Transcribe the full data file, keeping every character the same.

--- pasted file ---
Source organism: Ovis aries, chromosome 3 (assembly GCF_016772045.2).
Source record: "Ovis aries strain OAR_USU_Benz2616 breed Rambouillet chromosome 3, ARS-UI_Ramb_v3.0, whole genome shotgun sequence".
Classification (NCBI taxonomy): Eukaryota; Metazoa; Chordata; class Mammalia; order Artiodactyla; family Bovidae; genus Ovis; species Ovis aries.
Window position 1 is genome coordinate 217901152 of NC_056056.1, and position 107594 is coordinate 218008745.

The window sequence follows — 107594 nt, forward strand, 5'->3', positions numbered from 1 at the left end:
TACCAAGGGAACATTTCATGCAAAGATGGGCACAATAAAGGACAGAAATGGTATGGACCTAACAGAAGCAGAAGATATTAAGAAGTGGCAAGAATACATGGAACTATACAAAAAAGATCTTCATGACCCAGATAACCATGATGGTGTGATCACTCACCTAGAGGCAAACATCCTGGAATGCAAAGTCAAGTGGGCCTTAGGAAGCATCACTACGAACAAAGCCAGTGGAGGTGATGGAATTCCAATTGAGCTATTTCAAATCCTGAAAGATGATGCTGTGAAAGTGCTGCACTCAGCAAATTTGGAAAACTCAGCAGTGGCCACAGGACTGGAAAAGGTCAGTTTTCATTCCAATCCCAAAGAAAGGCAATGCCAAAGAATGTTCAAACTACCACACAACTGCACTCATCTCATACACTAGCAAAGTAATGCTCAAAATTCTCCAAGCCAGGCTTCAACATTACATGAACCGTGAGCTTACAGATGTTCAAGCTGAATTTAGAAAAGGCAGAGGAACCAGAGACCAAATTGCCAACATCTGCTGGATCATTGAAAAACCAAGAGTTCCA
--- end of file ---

Source organism: Ovis aries, chromosome 3 (assembly GCF_016772045.2).
Source record: "Ovis aries strain OAR_USU_Benz2616 breed Rambouillet chromosome 3, ARS-UI_Ramb_v3.0, whole genome shotgun sequence".
Classification (NCBI taxonomy): Eukaryota; Metazoa; Chordata; class Mammalia; order Artiodactyla; family Bovidae; genus Ovis; species Ovis aries.
Window position 1 is genome coordinate 217901152 of NC_056056.1, and position 107594 is coordinate 218008745.

The window sequence follows — 107594 nt, forward strand, 5'->3', positions numbered from 1 at the left end:
TACCAAGGGAACATTTCATGCAAAGATGGGCACAATAAAGGACAGAAATGGTATGGACCTAACAGAAGCAGAAGATATTAAGAAGTGGCAAGAATACATGGAACTATACAAAAAAGATCTTCATGACCCAGATAACCATGATGGTGTGATCACTCACCTAGAGGCAAACATCCTGGAATGCAAAGTCAAGTGGGCCTTAGGAAGCATCACTACGAACAAAGCCAGTGGAGGTGATGGAATTCCAATTGAGCTATTTCAAATCCTGAAAGATGATGCTGTGAAAGTGCTGCACTCAGCAAATTTGGAAAACTCAGCAGTGGCCACAGGACTGGAAAAGGTCAGTTTTCATTCCAATCCCAAAGAAAGGCAATGCCAAAGAATGTTCAAACTACCACACAACTGCACTCATCTCATACACTAGCAAAGTAATGCTCAAAATTCTCCAAGCCAGGCTTCAACATTACATGAACCGTGAGCTTACAGATGTTCAAGCTGAATTTAGAAAAGGCAGAGGAACCAGAGACCAAATTGCCAACATCTGCTGGATCATTGAAAAACCAAGAGTTCCA